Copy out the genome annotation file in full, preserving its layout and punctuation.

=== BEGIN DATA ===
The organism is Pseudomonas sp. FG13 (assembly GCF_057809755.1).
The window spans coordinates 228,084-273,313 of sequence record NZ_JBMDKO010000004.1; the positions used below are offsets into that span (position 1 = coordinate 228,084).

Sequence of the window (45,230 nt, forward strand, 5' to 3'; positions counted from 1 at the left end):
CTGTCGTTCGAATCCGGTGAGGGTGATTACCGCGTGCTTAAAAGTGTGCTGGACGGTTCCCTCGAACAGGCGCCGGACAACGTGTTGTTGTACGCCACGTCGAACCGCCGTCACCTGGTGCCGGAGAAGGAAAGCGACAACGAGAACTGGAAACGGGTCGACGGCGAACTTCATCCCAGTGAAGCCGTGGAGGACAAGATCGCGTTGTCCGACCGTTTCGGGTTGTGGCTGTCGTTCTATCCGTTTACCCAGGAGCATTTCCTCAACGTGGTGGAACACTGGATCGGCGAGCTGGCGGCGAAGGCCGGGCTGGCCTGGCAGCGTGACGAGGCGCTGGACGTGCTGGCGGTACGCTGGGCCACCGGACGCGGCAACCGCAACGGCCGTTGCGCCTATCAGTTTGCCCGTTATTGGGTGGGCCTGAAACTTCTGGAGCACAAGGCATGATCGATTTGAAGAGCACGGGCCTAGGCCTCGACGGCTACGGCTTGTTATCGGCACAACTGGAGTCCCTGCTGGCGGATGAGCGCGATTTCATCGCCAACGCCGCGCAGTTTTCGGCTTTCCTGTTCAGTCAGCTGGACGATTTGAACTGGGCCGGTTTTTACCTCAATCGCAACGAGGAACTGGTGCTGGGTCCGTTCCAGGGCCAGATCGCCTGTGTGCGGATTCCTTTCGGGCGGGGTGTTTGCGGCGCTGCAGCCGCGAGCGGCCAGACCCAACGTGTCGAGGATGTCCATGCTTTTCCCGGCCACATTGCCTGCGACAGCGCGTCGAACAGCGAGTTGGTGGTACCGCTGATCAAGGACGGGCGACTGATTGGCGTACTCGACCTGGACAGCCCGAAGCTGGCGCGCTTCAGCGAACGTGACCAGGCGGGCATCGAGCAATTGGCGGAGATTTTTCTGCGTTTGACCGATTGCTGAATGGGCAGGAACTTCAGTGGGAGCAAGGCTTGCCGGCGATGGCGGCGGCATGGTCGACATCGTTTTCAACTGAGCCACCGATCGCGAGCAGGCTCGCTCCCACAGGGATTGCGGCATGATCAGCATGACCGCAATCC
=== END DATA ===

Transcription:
The organism is Pseudomonas sp. FG13 (assembly GCF_057809755.1).
The window spans coordinates 228,084-273,313 of sequence record NZ_JBMDKO010000004.1; the positions used below are offsets into that span (position 1 = coordinate 228,084).

Sequence of the window (45,230 nt, forward strand, 5' to 3'; positions counted from 1 at the left end):
CTGTCGTTCGAATCCGGTGAGGGTGATTACCGCGTGCTTAAAAGTGTGCTGGACGGTTCCCTCGAACAGGCGCCGGACAACGTGTTGTTGTACGCCACGTCGAACCGCCGTCACCTGGTGCCGGAGAAGGAAAGCGACAACGAGAACTGGAAACGGGTCGACGGCGAACTTCATCCCAGTGAAGCCGTGGAGGACAAGATCGCGTTGTCCGACCGTTTCGGGTTGTGGCTGTCGTTCTATCCGTTTACCCAGGAGCATTTCCTCAACGTGGTGGAACACTGGATCGGCGAGCTGGCGGCGAAGGCCGGGCTGGCCTGGCAGCGTGACGAGGCGCTGGACGTGCTGGCGGTACGCTGGGCCACCGGACGCGGCAACCGCAACGGCCGTTGCGCCTATCAGTTTGCCCGTTATTGGGTGGGCCTGAAACTTCTGGAGCACAAGGCATGATCGATTTGAAGAGCACGGGCCTAGGCCTCGACGGCTACGGCTTGTTATCGGCACAACTGGAGTCCCTGCTGGCGGATGAGCGCGATTTCATCGCCAACGCCGCGCAGTTTTCGGCTTTCCTGTTCAGTCAGCTGGACGATTTGAACTGGGCCGGTTTTTACCTCAATCGCAACGAGGAACTGGTGCTGGGTCCGTTCCAGGGCCAGATCGCCTGTGTGCGGATTCCTTTCGGGCGGGGTGTTTGCGGCGCTGCAGCCGCGAGCGGCCAGACCCAACGTGTCGAGGATGTCCATGCTTTTCCCGGCCACATTGCCTGCGACAGCGCGTCGAACAGCGAGTTGGTGGTACCGCTGATCAAGGACGGGCGACTGATTGGCGTACTCGACCTGGACAGCCCGAAGCTGGCGCGCTTCAGCGAACGTGACCAGGCGGGCATCGAGCAATTGGCGGAGATTTTTCTGCGTTTGACCGATTGCTGAATGGGCAGGAACTTCAGTGGGAGCAAGGCTTGCCGGCGATGGCGGCGGCATGGTCGACATCGTTTTCAACTGAGCCACCGATCGCGAGCAGGCTCGCTCCCACAGGGATTGCGGCATGATCAGCATGACCGCAATCC